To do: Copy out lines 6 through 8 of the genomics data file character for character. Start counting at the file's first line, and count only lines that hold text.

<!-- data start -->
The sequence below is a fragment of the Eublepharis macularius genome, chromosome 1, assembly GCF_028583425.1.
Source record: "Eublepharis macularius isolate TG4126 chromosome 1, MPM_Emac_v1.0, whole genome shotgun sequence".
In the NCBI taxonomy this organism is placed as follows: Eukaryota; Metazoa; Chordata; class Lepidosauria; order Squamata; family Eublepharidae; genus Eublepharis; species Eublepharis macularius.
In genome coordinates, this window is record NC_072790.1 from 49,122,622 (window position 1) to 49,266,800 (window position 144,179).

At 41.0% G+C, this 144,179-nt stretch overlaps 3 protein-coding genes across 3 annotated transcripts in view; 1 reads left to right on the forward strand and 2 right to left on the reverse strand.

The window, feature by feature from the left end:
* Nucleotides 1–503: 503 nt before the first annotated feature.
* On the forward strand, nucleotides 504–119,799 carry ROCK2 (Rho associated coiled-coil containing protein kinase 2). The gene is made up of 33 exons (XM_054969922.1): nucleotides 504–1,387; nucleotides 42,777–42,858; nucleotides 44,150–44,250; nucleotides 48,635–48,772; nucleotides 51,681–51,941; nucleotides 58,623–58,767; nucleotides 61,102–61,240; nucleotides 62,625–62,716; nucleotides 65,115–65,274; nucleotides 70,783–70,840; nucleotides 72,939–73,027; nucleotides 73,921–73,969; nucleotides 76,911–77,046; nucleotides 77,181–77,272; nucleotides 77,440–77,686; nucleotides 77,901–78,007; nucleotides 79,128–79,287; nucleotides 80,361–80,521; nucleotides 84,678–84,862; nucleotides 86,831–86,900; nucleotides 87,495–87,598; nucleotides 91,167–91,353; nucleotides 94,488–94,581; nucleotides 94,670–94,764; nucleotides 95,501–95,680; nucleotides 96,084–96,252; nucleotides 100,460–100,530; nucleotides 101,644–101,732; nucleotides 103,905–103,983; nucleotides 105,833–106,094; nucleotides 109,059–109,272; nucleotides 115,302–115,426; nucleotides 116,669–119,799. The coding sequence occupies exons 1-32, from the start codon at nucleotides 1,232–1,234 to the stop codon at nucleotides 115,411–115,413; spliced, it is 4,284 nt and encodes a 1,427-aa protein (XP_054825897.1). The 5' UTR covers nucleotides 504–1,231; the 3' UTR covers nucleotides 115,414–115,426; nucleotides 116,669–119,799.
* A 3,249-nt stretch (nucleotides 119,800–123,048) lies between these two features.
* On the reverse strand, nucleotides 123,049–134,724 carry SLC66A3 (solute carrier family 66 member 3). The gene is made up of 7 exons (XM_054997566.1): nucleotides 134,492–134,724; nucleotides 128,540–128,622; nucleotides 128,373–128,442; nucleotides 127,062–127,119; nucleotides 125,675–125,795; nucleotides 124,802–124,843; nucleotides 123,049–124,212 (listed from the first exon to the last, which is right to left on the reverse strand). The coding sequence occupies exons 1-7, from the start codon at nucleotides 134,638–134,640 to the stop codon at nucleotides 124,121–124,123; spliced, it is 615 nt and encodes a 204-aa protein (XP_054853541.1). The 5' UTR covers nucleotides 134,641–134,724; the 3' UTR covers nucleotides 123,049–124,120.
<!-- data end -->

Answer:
The window, feature by feature from the left end:
* Nucleotides 1–503: 503 nt before the first annotated feature.
* On the forward strand, nucleotides 504–119,799 carry ROCK2 (Rho associated coiled-coil containing protein kinase 2). The gene is made up of 33 exons (XM_054969922.1): nucleotides 504–1,387; nucleotides 42,777–42,858; nucleotides 44,150–44,250; nucleotides 48,635–48,772; nucleotides 51,681–51,941; nucleotides 58,623–58,767; nucleotides 61,102–61,240; nucleotides 62,625–62,716; nucleotides 65,115–65,274; nucleotides 70,783–70,840; nucleotides 72,939–73,027; nucleotides 73,921–73,969; nucleotides 76,911–77,046; nucleotides 77,181–77,272; nucleotides 77,440–77,686; nucleotides 77,901–78,007; nucleotides 79,128–79,287; nucleotides 80,361–80,521; nucleotides 84,678–84,862; nucleotides 86,831–86,900; nucleotides 87,495–87,598; nucleotides 91,167–91,353; nucleotides 94,488–94,581; nucleotides 94,670–94,764; nucleotides 95,501–95,680; nucleotides 96,084–96,252; nucleotides 100,460–100,530; nucleotides 101,644–101,732; nucleotides 103,905–103,983; nucleotides 105,833–106,094; nucleotides 109,059–109,272; nucleotides 115,302–115,426; nucleotides 116,669–119,799. The coding sequence occupies exons 1-32, from the start codon at nucleotides 1,232–1,234 to the stop codon at nucleotides 115,411–115,413; spliced, it is 4,284 nt and encodes a 1,427-aa protein (XP_054825897.1). The 5' UTR covers nucleotides 504–1,231; the 3' UTR covers nucleotides 115,414–115,426; nucleotides 116,669–119,799.